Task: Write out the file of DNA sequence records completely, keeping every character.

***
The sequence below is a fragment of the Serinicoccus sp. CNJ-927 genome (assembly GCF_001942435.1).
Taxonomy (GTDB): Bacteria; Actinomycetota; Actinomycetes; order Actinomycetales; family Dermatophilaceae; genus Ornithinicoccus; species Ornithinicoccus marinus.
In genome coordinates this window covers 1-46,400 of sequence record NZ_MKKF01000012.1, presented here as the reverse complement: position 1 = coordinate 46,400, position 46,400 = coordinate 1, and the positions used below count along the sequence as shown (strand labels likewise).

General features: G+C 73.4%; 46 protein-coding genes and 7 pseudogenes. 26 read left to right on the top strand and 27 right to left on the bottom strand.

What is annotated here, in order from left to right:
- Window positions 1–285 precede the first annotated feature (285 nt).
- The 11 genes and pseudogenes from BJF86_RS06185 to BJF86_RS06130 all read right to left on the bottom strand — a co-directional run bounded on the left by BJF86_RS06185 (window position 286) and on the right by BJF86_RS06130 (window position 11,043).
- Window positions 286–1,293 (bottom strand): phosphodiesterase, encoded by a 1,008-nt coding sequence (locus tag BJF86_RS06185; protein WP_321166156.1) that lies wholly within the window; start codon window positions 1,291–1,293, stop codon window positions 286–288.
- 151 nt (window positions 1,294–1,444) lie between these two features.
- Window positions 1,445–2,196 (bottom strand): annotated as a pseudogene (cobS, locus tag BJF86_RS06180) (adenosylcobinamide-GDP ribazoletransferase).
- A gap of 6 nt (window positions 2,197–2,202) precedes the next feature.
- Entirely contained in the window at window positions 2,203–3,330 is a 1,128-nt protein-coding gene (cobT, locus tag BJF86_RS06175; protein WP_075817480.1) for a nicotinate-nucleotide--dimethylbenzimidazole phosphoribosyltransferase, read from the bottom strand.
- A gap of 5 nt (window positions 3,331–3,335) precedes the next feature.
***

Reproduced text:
The sequence below is a fragment of the Serinicoccus sp. CNJ-927 genome (assembly GCF_001942435.1).
Taxonomy (GTDB): Bacteria; Actinomycetota; Actinomycetes; order Actinomycetales; family Dermatophilaceae; genus Ornithinicoccus; species Ornithinicoccus marinus.
In genome coordinates this window covers 1-46,400 of sequence record NZ_MKKF01000012.1, presented here as the reverse complement: position 1 = coordinate 46,400, position 46,400 = coordinate 1, and the positions used below count along the sequence as shown (strand labels likewise).

General features: G+C 73.4%; 46 protein-coding genes and 7 pseudogenes. 26 read left to right on the top strand and 27 right to left on the bottom strand.

What is annotated here, in order from left to right:
- Window positions 1–285 precede the first annotated feature (285 nt).
- The 11 genes and pseudogenes from BJF86_RS06185 to BJF86_RS06130 all read right to left on the bottom strand — a co-directional run bounded on the left by BJF86_RS06185 (window position 286) and on the right by BJF86_RS06130 (window position 11,043).
- Window positions 286–1,293 (bottom strand): phosphodiesterase, encoded by a 1,008-nt coding sequence (locus tag BJF86_RS06185; protein WP_321166156.1) that lies wholly within the window; start codon window positions 1,291–1,293, stop codon window positions 286–288.
- 151 nt (window positions 1,294–1,444) lie between these two features.
- Window positions 1,445–2,196 (bottom strand): annotated as a pseudogene (cobS, locus tag BJF86_RS06180) (adenosylcobinamide-GDP ribazoletransferase).
- A gap of 6 nt (window positions 2,197–2,202) precedes the next feature.
- Entirely contained in the window at window positions 2,203–3,330 is a 1,128-nt protein-coding gene (cobT, locus tag BJF86_RS06175; protein WP_075817480.1) for a nicotinate-nucleotide--dimethylbenzimidazole phosphoribosyltransferase, read from the bottom strand.
- A gap of 5 nt (window positions 3,331–3,335) precedes the next feature.